Preventing Employee Attrition Through Open Conversation
Written by Ken Gaebler
Employers should sit down with workers to air grievances and avoid worker attrition.
Small business news has been warning owners for at least a year now that as the economy begins to pick up and employment opportunities grow more plentiful, they could see a trickle or a wave of worker defections.
Fortunately, there are a few things that small business owners can do now to prevent employee attrition later on. The first thing that employers should do is sit down with each worker one-on-one to have an honest and open conversation about how he or she feels toward the job, Leigh Branham, owner of a human resources consulting firm, told the Associated Press.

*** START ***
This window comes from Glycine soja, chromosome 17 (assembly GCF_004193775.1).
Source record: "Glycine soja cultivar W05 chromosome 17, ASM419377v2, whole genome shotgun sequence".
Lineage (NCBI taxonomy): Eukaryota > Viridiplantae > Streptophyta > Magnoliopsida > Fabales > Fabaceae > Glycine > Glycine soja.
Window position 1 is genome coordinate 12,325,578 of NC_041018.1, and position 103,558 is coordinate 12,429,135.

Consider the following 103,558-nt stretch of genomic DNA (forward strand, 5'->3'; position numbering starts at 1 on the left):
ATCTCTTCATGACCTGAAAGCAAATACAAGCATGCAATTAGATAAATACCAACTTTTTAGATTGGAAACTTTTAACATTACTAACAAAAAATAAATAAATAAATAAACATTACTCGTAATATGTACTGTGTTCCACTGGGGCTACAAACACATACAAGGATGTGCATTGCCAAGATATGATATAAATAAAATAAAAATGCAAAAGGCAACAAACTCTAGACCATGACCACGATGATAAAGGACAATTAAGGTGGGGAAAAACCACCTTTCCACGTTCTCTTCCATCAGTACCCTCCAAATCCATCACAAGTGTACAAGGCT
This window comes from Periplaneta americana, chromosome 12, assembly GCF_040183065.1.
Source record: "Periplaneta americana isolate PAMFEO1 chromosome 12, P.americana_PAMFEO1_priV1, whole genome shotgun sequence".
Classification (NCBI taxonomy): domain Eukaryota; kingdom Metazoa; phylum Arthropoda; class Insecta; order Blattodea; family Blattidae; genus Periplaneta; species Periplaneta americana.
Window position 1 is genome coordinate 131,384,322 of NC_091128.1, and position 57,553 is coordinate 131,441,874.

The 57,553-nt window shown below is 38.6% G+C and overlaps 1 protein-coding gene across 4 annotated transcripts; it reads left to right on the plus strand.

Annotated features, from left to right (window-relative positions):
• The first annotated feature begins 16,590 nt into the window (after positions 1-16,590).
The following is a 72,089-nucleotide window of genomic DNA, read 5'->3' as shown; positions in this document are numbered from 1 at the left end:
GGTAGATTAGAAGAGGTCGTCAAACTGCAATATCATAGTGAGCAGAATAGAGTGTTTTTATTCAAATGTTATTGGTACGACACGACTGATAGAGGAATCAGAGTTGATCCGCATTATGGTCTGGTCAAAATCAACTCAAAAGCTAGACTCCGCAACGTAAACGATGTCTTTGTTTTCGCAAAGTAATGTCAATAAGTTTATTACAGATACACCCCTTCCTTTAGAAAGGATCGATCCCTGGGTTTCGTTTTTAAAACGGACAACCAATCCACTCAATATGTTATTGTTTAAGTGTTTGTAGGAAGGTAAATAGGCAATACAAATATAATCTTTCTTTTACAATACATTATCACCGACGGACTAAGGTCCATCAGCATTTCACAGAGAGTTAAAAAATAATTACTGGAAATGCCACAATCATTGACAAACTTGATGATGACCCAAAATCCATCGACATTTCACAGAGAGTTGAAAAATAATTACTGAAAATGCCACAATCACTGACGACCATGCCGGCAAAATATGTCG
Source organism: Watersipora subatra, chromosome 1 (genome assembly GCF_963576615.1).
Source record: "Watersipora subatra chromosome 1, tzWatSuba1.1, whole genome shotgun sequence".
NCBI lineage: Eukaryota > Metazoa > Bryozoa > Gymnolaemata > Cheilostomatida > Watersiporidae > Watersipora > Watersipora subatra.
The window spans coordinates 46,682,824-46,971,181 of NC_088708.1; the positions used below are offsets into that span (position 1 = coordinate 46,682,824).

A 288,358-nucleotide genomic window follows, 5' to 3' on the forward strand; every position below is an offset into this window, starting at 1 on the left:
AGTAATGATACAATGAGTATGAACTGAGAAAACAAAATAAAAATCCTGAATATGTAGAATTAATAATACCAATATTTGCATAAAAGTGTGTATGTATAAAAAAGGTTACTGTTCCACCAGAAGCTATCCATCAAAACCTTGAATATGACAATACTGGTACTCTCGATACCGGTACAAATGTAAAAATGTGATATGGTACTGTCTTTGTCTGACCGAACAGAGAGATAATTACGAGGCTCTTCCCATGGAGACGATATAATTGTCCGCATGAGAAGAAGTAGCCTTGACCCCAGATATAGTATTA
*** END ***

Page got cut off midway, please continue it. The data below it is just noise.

While an owner may not like what they have to hear from an employee, it's important to hear his or her grievances and take them seriously. Branham suggests that owners begin the conversation not by asking what the individual wants, but by acknowledging that the meeting is a time for complete honesty.
Owners should consider saying, "I want to hear anything that's a source of dissatisfaction for you. Let's get it out on the table and see if we can address it, because I don't want to lose you," Branham explains, the source notes.
However, owners should also take this time to address any issues they may have with an employee. No one is perfect, and there are always ways each side can improve their work to drive greater success.
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